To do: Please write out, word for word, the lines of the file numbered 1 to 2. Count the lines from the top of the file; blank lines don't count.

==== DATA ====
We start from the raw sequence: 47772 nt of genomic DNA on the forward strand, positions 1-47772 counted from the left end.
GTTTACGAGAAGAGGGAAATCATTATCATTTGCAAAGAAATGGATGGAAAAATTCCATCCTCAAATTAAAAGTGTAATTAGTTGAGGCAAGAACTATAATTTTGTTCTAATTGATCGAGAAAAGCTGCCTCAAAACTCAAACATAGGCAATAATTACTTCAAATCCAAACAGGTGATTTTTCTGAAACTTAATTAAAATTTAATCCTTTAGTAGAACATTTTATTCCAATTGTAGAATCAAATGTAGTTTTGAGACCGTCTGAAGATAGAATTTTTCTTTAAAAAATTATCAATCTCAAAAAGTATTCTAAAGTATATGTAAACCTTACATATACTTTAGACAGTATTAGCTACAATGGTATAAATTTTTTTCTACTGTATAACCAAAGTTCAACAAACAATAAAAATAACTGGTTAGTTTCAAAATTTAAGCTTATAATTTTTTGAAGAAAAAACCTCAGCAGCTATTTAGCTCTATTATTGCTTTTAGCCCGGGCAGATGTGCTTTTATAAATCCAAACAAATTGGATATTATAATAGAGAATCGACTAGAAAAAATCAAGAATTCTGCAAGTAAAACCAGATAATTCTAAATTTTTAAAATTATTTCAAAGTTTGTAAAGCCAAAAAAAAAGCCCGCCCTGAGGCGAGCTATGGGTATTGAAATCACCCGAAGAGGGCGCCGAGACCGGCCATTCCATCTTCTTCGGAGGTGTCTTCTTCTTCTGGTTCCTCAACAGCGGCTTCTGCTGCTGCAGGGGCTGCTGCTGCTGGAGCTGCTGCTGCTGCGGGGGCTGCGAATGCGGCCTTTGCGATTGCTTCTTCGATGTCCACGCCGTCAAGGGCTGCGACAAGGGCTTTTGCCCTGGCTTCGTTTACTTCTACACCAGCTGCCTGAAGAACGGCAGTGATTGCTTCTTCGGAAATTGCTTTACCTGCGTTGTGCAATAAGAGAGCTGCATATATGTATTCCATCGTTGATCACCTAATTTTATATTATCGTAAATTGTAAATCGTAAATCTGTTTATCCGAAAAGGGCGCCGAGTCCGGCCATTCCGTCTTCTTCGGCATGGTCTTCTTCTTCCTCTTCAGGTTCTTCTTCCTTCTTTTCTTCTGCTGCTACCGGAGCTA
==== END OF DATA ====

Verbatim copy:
We start from the raw sequence: 47772 nt of genomic DNA on the forward strand, positions 1-47772 counted from the left end.
GTTTACGAGAAGAGGGAAATCATTATCATTTGCAAAGAAATGGATGGAAAAATTCCATCCTCAAATTAAAAGTGTAATTAGTTGAGGCAAGAACTATAATTTTGTTCTAATTGATCGAGAAAAGCTGCCTCAAAACTCAAACATAGGCAATAATTACTTCAAATCCAAACAGGTGATTTTTCTGAAACTTAATTAAAATTTAATCCTTTAGTAGAACATTTTATTCCAATTGTAGAATCAAATGTAGTTTTGAGACCGTCTGAAGATAGAATTTTTCTTTAAAAAATTATCAATCTCAAAAAGTATTCTAAAGTATATGTAAACCTTACATATACTTTAGACAGTATTAGCTACAATGGTATAAATTTTTTTCTACTGTATAACCAAAGTTCAACAAACAATAAAAATAACTGGTTAGTTTCAAAATTTAAGCTTATAATTTTTTGAAGAAAAAACCTCAGCAGCTATTTAGCTCTATTATTGCTTTTAGCCCGGGCAGATGTGCTTTTATAAATCCAAACAAATTGGATATTATAATAGAGAATCGACTAGAAAAAATCAAGAATTCTGCAAGTAAAACCAGATAATTCTAAATTTTTAAAATTATTTCAAAGTTTGTAAAGCCAAAAAAAAAGCCCGCCCTGAGGCGAGCTATGGGTATTGAAATCACCCGAAGAGGGCGCCGAGACCGGCCATTCCATCTTCTTCGGAGGTGTCTTCTTCTTCTGGTTCCTCAACAGCGGCTTCTGCTGCTGCAGGGGCTGCTGCTGCTGGAGCTGCTGCTGCTGCGGGGGCTGCGAATGCGGCCTTTGCGATTGCTTCTTCGATGTCCACGCCGTCAAGGGCTGCGACAAGGGCTTTTGCCCTGGCTTCGTTTACTTCTACACCAGCTGCCTGAAGAACGGCAGTGATTGCTTCTTCGGAAATTGCTTTACCTGCGTTGTGCAATAAGAGAGCTGCATATATGTATTCCATCGTTGATCACCTAATTTTATATTATCGTAAATTGTAAATCGTAAATCTGTTTATCCGAAAAGGGCGCCGAGTCCGGCCATTCCGTCTTCTTCGGCATGGTCTTCTTCTTCCTCTTCAGGTTCTTCTTCCTTCTTTTCTTCTGCTGCTACCGGAGCTA